Brian F. Byrd, PhD

Brian ByrdBrian Byrd
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Brian has extensive archaeological experience in a variety of semi-arid and arid settings world-wide. He received his Ph.D. from the University of Arizona. Until the early 1990s, he conducted research in the Near East exploring the transition from hunting and gathering to farming, the onset of sedentary life, and the social organization of early villages at the end of the Pleistocene. Since 1992, he has directed numerous cultural resources management projects throughout California focused on the archaeological record of ancestral Native Americans. These studies have ranged from large-scale surveys to extensive data recovery excavations, in localities such as the San Francisco Bay area, the Central Valley, the Mojave Desert, Owens Valley, along the southern California coast, and on the Chanel Islands. He joined the Far Western team in 2004.

Brian is interested in hunter-gatherer adaptations and the origins of social complexity from a cross-cultural perspective. His investigations into ancestral hunter-gatherers are often interdisciplinary in nature, and explore the complex interrelationship between human decision-making, social interaction and complexity, and environmental factors. In 1999, he was awarded the Thomas E. King award for excellence in cultural resources management from the Society for California Archaeology. He is also a research associate with the Department of Anthropology, University of California, Davis, and an enrolled member in the federally recognized Shawnee Tribe.

Inventory
Evaluation and Testing
Effects Mitigation
Geoarchaeology
Sensivity and Constraints
Environmental Planning Support
GIS and Cartography
Monitoring
Public Outreach and Interpretation

Brian’s Featured Publications

Byrd, Brian F., Adrian Whitaker, Patricia Mikkelsen, and Jeffrey Rosenthal

2017

San Francisco Bay-Delta Regional Context and Research Design for Native American Archaeological Resources, Caltrans District 4. Report submitted to Caltrans District 4, Oakland. 

Byrd, Brian F. and Jeffrey Rosenthal

2016

Celebrating the Dead and Recrafting Social Identity: Placing Prehistoric Mortuary Practices in Broader Social Context. Chapter 11 In Archaeological Variability and Interpretation in Global Perspective edited by Alan R. Sullivan III and Debroah I. Olszewski pp.233-266. University Press of Colorado.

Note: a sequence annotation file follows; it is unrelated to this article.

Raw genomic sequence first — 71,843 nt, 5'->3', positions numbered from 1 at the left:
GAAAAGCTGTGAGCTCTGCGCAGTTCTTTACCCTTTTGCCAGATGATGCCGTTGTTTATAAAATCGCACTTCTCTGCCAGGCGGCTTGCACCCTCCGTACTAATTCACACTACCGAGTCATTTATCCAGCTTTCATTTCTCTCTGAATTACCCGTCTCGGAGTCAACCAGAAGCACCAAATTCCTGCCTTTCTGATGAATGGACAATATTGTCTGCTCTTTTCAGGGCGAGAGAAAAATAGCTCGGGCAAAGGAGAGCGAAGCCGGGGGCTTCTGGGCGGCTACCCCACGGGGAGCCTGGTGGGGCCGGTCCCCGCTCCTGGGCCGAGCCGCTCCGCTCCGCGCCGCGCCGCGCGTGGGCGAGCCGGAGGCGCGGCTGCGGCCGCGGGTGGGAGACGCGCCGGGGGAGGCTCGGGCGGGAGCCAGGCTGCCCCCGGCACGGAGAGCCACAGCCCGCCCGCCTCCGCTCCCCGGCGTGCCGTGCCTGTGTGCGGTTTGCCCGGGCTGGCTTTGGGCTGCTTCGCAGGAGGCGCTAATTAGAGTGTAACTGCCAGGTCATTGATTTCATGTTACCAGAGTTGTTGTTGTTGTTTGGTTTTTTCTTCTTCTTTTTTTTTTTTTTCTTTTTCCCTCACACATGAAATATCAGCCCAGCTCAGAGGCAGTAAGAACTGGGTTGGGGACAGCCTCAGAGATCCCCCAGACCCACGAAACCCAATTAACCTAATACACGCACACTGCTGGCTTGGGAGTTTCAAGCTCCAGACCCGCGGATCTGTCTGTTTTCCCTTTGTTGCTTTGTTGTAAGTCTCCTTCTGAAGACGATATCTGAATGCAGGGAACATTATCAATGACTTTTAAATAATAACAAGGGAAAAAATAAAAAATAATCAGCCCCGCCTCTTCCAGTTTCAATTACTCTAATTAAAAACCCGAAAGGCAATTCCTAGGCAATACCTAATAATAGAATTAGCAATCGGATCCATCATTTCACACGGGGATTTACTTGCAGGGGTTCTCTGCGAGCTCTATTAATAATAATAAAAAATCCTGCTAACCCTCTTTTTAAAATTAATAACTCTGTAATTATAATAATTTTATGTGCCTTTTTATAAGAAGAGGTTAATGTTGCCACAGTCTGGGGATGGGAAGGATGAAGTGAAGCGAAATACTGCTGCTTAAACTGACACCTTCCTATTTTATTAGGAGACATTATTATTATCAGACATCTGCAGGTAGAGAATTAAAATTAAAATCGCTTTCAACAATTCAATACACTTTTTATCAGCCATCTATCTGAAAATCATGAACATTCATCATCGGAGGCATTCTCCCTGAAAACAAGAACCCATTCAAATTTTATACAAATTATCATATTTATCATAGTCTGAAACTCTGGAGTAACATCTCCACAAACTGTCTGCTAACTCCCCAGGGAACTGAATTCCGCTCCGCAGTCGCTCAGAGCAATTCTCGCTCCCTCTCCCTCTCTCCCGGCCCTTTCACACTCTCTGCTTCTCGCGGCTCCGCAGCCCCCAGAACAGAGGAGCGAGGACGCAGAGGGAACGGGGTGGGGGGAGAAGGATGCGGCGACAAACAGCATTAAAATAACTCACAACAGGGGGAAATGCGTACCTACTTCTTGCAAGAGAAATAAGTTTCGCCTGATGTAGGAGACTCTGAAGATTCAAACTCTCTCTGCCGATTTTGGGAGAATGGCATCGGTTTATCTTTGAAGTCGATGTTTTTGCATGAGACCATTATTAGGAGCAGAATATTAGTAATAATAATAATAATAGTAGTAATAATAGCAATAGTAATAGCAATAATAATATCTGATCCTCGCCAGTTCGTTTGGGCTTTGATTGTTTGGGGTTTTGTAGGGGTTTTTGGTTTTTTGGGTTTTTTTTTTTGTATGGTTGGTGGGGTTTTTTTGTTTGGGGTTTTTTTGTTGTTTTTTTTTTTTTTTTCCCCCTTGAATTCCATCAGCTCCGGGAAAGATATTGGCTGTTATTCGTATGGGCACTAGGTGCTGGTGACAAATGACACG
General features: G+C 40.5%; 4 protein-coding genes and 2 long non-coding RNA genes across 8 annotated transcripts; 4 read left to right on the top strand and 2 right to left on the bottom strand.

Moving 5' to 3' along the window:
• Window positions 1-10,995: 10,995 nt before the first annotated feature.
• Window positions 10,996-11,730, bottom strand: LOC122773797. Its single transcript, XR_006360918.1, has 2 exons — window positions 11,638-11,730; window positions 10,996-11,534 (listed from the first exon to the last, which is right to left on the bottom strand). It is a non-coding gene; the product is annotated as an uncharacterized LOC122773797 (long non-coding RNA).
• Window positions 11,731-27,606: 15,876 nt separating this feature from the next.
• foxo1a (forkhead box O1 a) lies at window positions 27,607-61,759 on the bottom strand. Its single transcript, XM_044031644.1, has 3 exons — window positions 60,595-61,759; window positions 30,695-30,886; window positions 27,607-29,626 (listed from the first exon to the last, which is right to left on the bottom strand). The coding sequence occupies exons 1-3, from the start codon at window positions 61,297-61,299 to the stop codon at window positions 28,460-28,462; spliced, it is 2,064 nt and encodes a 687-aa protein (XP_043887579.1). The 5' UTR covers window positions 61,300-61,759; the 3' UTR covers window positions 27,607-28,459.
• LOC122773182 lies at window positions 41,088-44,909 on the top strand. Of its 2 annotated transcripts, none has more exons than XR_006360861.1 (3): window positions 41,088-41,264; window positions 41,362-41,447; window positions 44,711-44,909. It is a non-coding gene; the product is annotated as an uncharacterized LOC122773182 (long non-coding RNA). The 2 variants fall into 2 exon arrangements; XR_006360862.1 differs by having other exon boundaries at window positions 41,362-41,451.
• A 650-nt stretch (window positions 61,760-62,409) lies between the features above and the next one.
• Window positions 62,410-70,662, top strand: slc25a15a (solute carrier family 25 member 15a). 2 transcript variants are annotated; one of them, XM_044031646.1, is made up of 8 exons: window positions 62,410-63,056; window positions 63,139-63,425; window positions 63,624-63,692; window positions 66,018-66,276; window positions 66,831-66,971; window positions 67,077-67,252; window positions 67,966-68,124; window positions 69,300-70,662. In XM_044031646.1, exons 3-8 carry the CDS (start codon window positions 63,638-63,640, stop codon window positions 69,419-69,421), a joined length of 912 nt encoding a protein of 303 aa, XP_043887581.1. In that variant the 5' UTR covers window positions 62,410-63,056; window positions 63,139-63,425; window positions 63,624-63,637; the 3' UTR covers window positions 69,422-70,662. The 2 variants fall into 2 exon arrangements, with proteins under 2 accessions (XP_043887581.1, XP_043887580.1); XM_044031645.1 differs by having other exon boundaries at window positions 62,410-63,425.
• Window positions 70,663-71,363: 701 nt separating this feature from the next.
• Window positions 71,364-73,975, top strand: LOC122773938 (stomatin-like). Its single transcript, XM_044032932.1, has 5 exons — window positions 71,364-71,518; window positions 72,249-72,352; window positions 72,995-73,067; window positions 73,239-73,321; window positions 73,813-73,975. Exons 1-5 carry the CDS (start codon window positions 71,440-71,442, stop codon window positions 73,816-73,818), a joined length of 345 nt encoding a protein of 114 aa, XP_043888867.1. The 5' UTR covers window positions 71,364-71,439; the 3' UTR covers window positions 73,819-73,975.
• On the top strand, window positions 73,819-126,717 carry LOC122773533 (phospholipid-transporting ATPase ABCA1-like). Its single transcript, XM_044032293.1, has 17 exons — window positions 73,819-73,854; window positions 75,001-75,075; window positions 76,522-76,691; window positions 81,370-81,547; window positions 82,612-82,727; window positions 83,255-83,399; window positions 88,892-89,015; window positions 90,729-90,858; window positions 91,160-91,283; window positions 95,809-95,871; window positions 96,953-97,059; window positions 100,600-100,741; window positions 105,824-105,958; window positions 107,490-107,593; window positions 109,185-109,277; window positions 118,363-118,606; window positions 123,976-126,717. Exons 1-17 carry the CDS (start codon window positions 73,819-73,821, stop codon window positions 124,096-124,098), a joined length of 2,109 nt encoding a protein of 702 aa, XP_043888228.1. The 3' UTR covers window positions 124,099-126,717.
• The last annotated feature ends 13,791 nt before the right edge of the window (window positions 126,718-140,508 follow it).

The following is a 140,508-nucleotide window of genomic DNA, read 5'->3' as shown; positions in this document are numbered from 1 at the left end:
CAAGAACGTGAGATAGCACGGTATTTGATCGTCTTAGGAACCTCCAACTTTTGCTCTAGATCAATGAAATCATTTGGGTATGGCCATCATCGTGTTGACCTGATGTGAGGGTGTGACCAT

Garrard, Andrew N., and Brian F. Byrd

2013

Beyond the Fertile Crescent: Late Palaeolithic and Neolithic Communities of the Jordanian Steppe. The Azraq Basin Project Volume 1: Project Background and the Late Palaeolithic (Geological Context and Technology). Council for British Research in the Levant Supplemental Series Vol. 13, Oxbox Books, Oxford.

Byrd, Brian F., Anna Cornellas, Jelmer W. Eerkens, Jeffrey S. Rosenthal, Tim R. Carpenter, Alan Leventhal, and Jennifer A. Leonard

2013

The Role of Canids in Ritual and Domestic Contexts: New Ancient DNA Insights from Complex Hunter-gatherer Sites in Prehistoric Central California. Journal of Archaeological Science 40:2176-2189.

Byrd, Brian F.

2010

Public and Private, Domestic and Corporate: The Emergence of the Southwest Asian Village. The Archaeology of Tribal Social Formations: Selections from American Antiquity, edited by Michelle Hegmon, pp. 109-136.

Byrd, Brian F.

2005

Early Village Life at Beidha, Jordan: Neolithic Spatial Organization and Vernacular Architecture. British Academy Monographs in Archaeology 12. Published for the Council for British Research in the Levant by Oxford University Press. ISBN 01972013-1.

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